Every year increases the world population connected to the internet, we have more devices connected and life becomes more digital oriented. This means using more digital services and more users. We present you a solution to adapt your infrastructure to your user base growth.
We are going to approach this case with a two-layered load balancing architecture. We’ll use two types of farms, HTTP and L4xNAT profiles.
The HTTP profile is a high-level of abstraction layer (application layer on ISO model, or layer 7) with advanced customizations and features like: cookie insertion, session persistence, HTTPS backends and SSL offload among others. This features are really useful but they come at a performance cost, and here is where the L4xNAT profile comes handy.
The L4xNAT profile is a low-level of abstraction layer (transport layer on ISO model, or layer 4) allowing amazingly fast load balancing at a very low performance cost. The combination of these two types of load balancing permits a great deal of concurrent connections with the features of the HTTP profile.
First layer, Zen Load Balancer with L4xNAT profile with the next configuration:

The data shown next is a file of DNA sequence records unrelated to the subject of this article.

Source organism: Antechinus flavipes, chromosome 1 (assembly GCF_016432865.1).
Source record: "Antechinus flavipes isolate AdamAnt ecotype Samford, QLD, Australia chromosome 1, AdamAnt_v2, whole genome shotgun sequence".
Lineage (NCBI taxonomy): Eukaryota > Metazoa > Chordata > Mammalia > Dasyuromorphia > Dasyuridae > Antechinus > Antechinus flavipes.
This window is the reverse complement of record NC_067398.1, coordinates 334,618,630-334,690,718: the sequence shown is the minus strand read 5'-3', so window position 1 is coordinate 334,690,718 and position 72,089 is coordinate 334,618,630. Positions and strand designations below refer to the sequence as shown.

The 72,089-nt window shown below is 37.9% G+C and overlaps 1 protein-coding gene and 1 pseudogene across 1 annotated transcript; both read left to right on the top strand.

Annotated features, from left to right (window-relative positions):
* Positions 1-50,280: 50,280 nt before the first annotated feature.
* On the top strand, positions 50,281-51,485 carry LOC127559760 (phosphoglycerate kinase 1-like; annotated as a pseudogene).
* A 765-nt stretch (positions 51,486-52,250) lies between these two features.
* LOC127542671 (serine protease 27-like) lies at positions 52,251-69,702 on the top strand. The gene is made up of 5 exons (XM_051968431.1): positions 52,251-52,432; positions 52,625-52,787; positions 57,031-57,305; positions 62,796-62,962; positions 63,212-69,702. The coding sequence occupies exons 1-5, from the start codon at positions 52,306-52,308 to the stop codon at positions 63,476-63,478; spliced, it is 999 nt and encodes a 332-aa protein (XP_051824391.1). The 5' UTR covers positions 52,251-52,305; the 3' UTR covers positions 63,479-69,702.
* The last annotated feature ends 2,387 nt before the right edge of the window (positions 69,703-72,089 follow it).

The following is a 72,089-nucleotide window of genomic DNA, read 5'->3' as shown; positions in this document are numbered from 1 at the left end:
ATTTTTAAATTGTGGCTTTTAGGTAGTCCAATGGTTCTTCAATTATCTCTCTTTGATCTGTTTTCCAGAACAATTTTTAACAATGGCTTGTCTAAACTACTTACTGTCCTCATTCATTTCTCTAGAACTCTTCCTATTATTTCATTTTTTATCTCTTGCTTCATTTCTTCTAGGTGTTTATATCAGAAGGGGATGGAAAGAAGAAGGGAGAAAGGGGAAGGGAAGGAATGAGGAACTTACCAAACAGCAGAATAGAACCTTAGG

Protocol type: TCP
NAT type: NAT
Load Balance Algorithm: Weight
Use of FarmGuardian to check Backend Servers: On
Command to check:
check_tcp -H HOST -p PORT
This is an example FarmGuardian command to test every host accepting connections on its configured port. For more information about FarmGuardian and its configuration look here.
Now, for every Zen Load Balancer on the second balancing layer we’ll create an HTTP profile farm. We can use as many Zen Load Balancers on this layer as we need, we can also increase them as needed, any time.
Number of working threads: 10240
Rewrite Location headers: Enabled
Farm listener: HTTP or HTTPS, as needed.
Add service: Backends
Persistence session: COOKIE
Persistence session time to limit: 300
Persistence session identifier: ASPSESSIONID
Least response: Enabled
A very important situation to take into account, specially in the most critical part of this arquitecture, the first balancing layer, is to eliminate a single point of failure, this can be achieved using a Zen Load Balancer cluster.
Please comment if you have any thought about this.